I will admit, I have never seen a Spike Lee movie in my life, which seriously needs to change. But in the past week, I have been a little disturbed this past week watching Spike Lee being talked down to on two separate interviews. Recently Spike Lee began a campaign to finance his own movie on the crowd funding website Kickstarter. The campaign has generated some controversy, considering the site is typically considered to be a platform for younger and unnoticed enterprises whereas Lee is one of the most acclaimed directors of his time.
This was the gist of both of the interviews Lee did. In both instances the gist of the interview was that since Lee is a successful, why would he need crowd-funding? The CNBC interview was particularly offensive when one of the interviewers quoted a website comment saying that if someone as successful as Lee could not get a movie funded then he might as well hang it up.
The absurdity of that comment shows a bit of cluelessness about the film industry. Name recognition does not warrant that their pitches will always get picked up. Conversely, just because film executives do not see a film as being worth funding does not necessarily mean the idea is poor quality.
It is not a mistake that both of these interviews, were on business channels. In both interviews, the seemed the most important aspect to define success is how much money someone has or how much money a movie can gross. However, ticket sales or revenue does not make a film successful. Sometimes quality does not translate to quality of output.
But also both of these interviews ignore the fact that there have already been attempts by people who would largely be considered successful to go the crowd-funded way. Louis C.K.'s Live at the Beacon Theater was completely funded by ticket sales and by people buying the show directly online for $5. The venture was successful and C.K. won an Emmy. He could have easily gone through a large distributor and had a guarantee of a larger chunk of cash but instead went independently and had it pay off, not necessarily monetarily but with a quality production.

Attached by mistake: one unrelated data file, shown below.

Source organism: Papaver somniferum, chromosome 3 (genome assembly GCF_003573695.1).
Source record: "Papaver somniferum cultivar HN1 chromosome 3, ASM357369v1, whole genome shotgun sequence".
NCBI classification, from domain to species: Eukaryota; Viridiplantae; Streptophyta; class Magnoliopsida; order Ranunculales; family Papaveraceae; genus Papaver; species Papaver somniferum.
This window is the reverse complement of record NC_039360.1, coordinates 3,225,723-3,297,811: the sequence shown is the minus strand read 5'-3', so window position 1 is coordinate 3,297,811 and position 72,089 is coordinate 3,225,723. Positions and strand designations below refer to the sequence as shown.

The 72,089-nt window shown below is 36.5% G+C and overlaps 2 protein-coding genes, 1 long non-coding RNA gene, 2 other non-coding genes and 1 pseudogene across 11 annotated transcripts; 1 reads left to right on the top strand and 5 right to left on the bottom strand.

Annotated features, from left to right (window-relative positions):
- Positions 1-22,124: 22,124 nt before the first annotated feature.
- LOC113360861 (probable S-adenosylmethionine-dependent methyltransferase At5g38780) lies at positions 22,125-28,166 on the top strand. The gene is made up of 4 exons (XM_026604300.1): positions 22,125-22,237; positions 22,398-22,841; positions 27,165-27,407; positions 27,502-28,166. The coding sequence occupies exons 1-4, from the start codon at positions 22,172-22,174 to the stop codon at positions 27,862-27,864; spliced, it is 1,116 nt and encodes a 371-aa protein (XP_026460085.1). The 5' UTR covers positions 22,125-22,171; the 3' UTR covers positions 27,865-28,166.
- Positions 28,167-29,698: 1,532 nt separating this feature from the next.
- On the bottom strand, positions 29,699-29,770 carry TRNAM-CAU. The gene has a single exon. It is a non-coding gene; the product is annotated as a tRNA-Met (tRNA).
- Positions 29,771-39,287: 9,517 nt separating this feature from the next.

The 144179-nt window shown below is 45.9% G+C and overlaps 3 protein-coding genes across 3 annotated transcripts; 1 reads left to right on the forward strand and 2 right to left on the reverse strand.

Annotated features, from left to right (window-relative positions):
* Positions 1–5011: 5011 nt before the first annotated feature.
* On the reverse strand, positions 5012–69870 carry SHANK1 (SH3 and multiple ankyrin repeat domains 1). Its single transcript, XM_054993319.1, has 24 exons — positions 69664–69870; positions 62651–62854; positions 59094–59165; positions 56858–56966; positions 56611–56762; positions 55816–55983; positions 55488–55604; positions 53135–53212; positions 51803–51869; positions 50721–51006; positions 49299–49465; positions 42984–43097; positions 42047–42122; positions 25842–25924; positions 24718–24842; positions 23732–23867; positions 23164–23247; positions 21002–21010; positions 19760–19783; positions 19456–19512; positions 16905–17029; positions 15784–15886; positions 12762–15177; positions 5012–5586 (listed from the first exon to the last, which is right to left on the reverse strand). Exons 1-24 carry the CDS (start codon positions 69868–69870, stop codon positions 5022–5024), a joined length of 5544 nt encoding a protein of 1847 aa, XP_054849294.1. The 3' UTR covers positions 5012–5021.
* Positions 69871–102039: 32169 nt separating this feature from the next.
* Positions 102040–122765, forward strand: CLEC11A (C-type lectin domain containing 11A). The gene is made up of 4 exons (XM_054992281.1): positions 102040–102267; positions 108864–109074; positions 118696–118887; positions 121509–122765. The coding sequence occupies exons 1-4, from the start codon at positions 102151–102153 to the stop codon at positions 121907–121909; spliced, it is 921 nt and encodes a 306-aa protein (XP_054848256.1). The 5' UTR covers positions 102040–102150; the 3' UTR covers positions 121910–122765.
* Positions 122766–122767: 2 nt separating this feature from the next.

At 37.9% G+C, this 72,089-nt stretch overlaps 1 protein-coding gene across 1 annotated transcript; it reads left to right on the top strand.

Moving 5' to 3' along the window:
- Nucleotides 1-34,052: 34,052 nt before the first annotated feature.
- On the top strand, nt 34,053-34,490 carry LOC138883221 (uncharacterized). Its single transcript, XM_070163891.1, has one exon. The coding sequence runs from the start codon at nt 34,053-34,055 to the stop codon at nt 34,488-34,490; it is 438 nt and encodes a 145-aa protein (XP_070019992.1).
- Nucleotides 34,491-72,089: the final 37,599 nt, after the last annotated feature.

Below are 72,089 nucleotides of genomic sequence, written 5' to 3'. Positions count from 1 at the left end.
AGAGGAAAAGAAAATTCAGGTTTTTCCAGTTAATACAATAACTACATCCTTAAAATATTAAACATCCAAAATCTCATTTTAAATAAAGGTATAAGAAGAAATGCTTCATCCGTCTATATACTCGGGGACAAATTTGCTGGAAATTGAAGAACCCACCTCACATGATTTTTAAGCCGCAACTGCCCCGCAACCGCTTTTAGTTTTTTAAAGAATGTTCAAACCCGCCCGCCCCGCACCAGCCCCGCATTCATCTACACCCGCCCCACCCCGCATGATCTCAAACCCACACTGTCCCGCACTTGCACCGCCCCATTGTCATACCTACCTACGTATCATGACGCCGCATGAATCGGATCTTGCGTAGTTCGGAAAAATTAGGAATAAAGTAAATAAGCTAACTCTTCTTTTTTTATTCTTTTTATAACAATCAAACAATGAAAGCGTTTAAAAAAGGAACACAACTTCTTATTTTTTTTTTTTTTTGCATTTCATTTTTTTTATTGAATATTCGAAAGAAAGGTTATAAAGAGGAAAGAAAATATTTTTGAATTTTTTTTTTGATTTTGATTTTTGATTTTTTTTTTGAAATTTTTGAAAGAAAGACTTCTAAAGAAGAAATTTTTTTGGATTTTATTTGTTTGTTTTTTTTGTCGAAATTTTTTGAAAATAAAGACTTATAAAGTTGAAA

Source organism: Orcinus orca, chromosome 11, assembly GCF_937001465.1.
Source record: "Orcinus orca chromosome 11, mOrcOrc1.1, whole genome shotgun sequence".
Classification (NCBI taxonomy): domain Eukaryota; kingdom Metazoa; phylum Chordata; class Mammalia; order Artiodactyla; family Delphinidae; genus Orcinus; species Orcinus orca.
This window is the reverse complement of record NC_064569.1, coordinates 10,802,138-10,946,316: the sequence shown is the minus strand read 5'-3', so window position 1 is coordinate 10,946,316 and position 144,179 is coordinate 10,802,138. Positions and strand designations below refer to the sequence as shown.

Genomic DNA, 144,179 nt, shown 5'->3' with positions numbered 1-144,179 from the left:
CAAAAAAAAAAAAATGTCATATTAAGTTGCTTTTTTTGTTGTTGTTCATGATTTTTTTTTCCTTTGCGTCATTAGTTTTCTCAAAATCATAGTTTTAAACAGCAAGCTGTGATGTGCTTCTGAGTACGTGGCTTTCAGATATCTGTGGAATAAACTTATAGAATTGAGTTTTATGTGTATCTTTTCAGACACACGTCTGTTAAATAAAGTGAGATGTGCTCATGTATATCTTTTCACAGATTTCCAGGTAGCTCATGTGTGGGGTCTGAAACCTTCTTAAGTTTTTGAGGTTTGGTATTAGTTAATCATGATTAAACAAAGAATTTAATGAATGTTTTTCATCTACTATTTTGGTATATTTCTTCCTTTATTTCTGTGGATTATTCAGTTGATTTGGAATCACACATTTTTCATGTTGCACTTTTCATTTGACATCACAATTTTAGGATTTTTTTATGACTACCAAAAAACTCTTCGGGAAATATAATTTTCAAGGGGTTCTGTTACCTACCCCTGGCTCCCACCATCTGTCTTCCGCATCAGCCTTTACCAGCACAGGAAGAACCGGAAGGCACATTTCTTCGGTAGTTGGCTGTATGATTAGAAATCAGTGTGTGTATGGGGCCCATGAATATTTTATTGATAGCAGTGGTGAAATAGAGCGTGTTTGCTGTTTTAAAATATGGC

Similarly, Andrew Sullivan, the godfather of modern-day political blogging, went independent in February, relying completely on his readers to generate his revenue and go without advertisements or being housed by a large publication like the Daily Beast or the Atlantic. As the former editor of the New Republic, host of the Dish, the blog by which all other blogs are judged, Sullivan didn't need crowd-funding but rather has chosen to do it in the same spirit of the Dish--which is to promote a greater symbiotic relationship between Sullivan and his readers.
Similarly, Lee is attempting to directly appeal to viewers to say that if they like what Spike Lee does, then they can take part in helping him make a new film. In turn, there can also be the advantage of allowing for more devotion from those who watch his movies. If they give money to a movie, viewers are probably more likely to go see the film and tell those around them to check it out. Lee's attempts should not be misconstrued to his ideas not being marketable enough but he should be applauded for trying to venture into new territory in a film industry in need of changes.